Through strategic communication activities, DevCom helped Volkswagen SA to improve its team culture by more than 8%; decrease its absenteeism and create a 70% awareness of the company values.
Shop floor communication: understanding and engagement are possible
Our first big corporate client – the South African subsidiary of a multinational automotive company – validated our belief that creative, in-depth research is the only foundation on which a successful communication strategy can be built.
The Volkswagen Group South Africa (VWSA) plant in Port Elizabeth manufactures two vehicle models and engine derivatives for both the local and international markets. It employs over 4 000 people.
IABC Gold quill award of Excellence
employees involved in research
increase in team culture
increase in awareness of company values
At the end of 2010, VWSA launched a new strategy to take the business from “Good to Great” by 2014. Internal communication was an integral component of the strategy’s people pillar. Its role in “Good to Great” was the implementation of an internal communication strategy that would keep employees informed, provide communication support, communicate strategic initiatives and build relationships. The aim was to improve employee engagement and create a sense of belonging.
Sappi Forests KZN had identified the improvement of relations between Sappi and its forestry community as a critical business success factor. Although the company clearly understood what needed to be done, it was at a loss as to how.
In April 2014, Sappi contracted DevCom to help find an answer. Our brief was to improve the company’s relationships and communication with the communities living around its plantations.
Naturally, our first step was research. We had one question to answer: “Why are community members setting fire to the forests?” Our goal was to provide management with the answers they needed to make informed decisions about how to minimise risk.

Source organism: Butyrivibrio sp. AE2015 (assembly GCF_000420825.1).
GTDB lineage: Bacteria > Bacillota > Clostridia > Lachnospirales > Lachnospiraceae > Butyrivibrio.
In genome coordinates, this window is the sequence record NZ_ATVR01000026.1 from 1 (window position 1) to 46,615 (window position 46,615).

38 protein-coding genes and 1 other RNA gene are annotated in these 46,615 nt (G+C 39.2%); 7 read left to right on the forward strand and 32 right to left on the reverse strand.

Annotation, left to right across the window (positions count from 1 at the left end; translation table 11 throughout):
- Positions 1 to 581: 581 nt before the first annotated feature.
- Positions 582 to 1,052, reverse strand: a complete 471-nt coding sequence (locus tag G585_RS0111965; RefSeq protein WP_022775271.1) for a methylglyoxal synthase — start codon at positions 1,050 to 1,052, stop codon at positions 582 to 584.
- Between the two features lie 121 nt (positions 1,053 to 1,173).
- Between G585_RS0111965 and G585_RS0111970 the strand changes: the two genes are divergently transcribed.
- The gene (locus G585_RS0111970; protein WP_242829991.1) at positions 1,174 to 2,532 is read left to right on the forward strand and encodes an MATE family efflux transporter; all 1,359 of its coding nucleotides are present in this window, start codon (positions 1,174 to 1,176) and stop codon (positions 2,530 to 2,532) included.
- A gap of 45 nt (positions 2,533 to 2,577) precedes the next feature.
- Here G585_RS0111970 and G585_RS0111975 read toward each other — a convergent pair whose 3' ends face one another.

Management was initially sceptical about the value of models such as asset-based community development (ABCD), and the mixture of business and development communication. However, a series of oneday workshops convinced them to embrace ABCD and community dialogue as our research methodology and they helped to develop the research tools.
The company piloted a different approach to mitigate its fire risk. Using a youth focused budget, Sappi appointed – on a contract basis – 18 bright young community members (called Abashintshi, meaning changers in isiZulu) to establish a network of social mobilisation.
Challenges and Results
The Internal Communication team decided that an audit needed to be done in the production areas to establish a baseline for internal communication. DevCom was contracted to work with them on the project.
Our recommendation was practical research that would answer business questions.
The research involved 258 employees representing all six production areas and all organisational levels, from operators to the production director. In the interest of consistency, we used the same methodology across the board, namely facilitated questionnaires, personal interviews and dynamic focus groups.
The two most salient findings from this process were the need to revive the human element – the VW family and the fact that communication and organisational excellence depended on close cooperation between the Production, Communication and HR divisions. Addressing communication gaps came down to rediscovering the balance between people and production.